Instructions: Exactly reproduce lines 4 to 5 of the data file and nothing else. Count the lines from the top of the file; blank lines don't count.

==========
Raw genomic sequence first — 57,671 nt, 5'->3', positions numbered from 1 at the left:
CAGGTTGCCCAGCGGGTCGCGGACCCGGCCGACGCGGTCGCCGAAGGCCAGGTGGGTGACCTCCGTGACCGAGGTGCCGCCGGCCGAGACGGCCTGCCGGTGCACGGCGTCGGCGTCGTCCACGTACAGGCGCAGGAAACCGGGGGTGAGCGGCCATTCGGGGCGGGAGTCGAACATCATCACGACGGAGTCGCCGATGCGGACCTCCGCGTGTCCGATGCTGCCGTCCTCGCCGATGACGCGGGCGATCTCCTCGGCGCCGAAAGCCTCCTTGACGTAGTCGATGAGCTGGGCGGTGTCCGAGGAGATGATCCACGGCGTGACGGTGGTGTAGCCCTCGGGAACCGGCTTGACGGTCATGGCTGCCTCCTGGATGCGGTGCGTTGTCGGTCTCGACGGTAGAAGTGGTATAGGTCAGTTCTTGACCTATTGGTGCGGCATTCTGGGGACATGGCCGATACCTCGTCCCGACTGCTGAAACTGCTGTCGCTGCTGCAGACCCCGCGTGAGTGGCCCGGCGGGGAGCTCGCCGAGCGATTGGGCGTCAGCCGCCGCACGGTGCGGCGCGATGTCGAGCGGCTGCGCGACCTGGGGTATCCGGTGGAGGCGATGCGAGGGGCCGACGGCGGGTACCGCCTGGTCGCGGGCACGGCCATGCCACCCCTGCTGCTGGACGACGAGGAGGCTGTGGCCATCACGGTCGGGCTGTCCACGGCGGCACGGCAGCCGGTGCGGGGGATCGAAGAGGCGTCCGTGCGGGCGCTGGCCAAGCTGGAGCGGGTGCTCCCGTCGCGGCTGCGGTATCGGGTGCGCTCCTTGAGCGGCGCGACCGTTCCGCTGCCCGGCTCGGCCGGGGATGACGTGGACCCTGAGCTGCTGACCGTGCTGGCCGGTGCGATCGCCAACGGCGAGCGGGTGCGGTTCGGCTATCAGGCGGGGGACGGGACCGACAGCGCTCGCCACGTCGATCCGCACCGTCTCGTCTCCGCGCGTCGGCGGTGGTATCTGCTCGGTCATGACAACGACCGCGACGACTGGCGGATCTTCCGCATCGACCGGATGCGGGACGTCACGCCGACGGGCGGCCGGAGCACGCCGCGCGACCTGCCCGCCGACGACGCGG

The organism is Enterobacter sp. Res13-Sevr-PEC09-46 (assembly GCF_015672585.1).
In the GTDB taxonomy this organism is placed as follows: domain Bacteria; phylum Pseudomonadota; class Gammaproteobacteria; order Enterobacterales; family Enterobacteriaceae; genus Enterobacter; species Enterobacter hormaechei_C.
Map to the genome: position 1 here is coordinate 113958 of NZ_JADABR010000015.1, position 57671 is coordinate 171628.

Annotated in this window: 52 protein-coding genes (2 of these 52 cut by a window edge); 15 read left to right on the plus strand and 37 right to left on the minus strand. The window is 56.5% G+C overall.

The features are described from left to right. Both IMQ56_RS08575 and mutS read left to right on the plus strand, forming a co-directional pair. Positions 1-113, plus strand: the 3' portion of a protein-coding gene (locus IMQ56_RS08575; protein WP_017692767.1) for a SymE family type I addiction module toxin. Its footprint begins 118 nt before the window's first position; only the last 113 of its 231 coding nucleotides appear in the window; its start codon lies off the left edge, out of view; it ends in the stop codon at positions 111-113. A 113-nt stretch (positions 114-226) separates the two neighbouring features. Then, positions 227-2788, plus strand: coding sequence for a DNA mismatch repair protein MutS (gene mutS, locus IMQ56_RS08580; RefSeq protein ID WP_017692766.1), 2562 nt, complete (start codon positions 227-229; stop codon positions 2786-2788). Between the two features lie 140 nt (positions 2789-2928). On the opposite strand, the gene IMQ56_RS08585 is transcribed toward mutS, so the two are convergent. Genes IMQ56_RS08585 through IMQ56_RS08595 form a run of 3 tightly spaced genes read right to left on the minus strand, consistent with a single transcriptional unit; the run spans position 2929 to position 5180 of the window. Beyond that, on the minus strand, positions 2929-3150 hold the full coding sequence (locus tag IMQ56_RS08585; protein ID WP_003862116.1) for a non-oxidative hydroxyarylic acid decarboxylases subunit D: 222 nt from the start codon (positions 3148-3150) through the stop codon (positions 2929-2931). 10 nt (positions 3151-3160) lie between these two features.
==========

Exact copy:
In the GTDB taxonomy this organism is placed as follows: domain Bacteria; phylum Pseudomonadota; class Gammaproteobacteria; order Enterobacterales; family Enterobacteriaceae; genus Enterobacter; species Enterobacter hormaechei_C.
Map to the genome: position 1 here is coordinate 113958 of NZ_JADABR010000015.1, position 57671 is coordinate 171628.